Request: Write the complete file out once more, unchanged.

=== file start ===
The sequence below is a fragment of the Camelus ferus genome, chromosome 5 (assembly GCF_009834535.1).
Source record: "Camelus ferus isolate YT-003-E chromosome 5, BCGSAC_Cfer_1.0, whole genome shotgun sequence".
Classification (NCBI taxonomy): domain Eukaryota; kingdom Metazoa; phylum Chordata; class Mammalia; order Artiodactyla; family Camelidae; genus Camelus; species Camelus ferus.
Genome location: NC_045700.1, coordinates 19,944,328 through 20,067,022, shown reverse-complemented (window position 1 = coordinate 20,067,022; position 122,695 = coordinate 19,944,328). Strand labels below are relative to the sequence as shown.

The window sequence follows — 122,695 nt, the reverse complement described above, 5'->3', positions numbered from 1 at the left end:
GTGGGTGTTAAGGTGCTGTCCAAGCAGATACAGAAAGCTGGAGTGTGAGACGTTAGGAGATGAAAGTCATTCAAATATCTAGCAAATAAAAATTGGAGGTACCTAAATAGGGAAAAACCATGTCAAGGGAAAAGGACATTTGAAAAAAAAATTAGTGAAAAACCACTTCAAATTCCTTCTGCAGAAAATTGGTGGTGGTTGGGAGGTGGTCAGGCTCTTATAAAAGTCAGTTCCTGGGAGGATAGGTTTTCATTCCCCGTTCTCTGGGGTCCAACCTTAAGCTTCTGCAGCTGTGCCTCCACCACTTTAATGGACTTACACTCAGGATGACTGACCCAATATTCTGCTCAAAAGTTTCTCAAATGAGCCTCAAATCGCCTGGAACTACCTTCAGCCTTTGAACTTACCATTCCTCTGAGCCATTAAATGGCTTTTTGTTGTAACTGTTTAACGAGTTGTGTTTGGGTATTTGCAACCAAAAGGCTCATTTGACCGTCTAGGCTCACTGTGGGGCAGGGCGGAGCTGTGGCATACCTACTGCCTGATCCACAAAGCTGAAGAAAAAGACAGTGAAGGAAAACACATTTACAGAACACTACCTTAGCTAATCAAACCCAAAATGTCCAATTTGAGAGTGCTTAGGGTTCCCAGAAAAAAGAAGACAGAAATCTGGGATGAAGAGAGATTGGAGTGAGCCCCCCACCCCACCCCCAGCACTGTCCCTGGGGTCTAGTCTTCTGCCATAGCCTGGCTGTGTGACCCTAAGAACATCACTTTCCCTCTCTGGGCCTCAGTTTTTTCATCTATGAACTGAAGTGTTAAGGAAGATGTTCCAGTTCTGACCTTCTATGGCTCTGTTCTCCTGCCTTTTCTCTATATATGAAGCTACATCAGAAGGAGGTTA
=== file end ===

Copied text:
The sequence below is a fragment of the Camelus ferus genome, chromosome 5 (assembly GCF_009834535.1).
Source record: "Camelus ferus isolate YT-003-E chromosome 5, BCGSAC_Cfer_1.0, whole genome shotgun sequence".
Classification (NCBI taxonomy): domain Eukaryota; kingdom Metazoa; phylum Chordata; class Mammalia; order Artiodactyla; family Camelidae; genus Camelus; species Camelus ferus.
Genome location: NC_045700.1, coordinates 19,944,328 through 20,067,022, shown reverse-complemented (window position 1 = coordinate 20,067,022; position 122,695 = coordinate 19,944,328). Strand labels below are relative to the sequence as shown.

The window sequence follows — 122,695 nt, the reverse complement described above, 5'->3', positions numbered from 1 at the left end:
GTGGGTGTTAAGGTGCTGTCCAAGCAGATACAGAAAGCTGGAGTGTGAGACGTTAGGAGATGAAAGTCATTCAAATATCTAGCAAATAAAAATTGGAGGTACCTAAATAGGGAAAAACCATGTCAAGGGAAAAGGACATTTGAAAAAAAAATTAGTGAAAAACCACTTCAAATTCCTTCTGCAGAAAATTGGTGGTGGTTGGGAGGTGGTCAGGCTCTTATAAAAGTCAGTTCCTGGGAGGATAGGTTTTCATTCCCCGTTCTCTGGGGTCCAACCTTAAGCTTCTGCAGCTGTGCCTCCACCACTTTAATGGACTTACACTCAGGATGACTGACCCAATATTCTGCTCAAAAGTTTCTCAAATGAGCCTCAAATCGCCTGGAACTACCTTCAGCCTTTGAACTTACCATTCCTCTGAGCCATTAAATGGCTTTTTGTTGTAACTGTTTAACGAGTTGTGTTTGGGTATTTGCAACCAAAAGGCTCATTTGACCGTCTAGGCTCACTGTGGGGCAGGGCGGAGCTGTGGCATACCTACTGCCTGATCCACAAAGCTGAAGAAAAAGACAGTGAAGGAAAACACATTTACAGAACACTACCTTAGCTAATCAAACCCAAAATGTCCAATTTGAGAGTGCTTAGGGTTCCCAGAAAAAAGAAGACAGAAATCTGGGATGAAGAGAGATTGGAGTGAGCCCCCCACCCCACCCCCAGCACTGTCCCTGGGGTCTAGTCTTCTGCCATAGCCTGGCTGTGTGACCCTAAGAACATCACTTTCCCTCTCTGGGCCTCAGTTTTTTCATCTATGAACTGAAGTGTTAAGGAAGATGTTCCAGTTCTGACCTTCTATGGCTCTGTTCTCCTGCCTTTTCTCTATATATGAAGCTACATCAGAAGGAGGTTA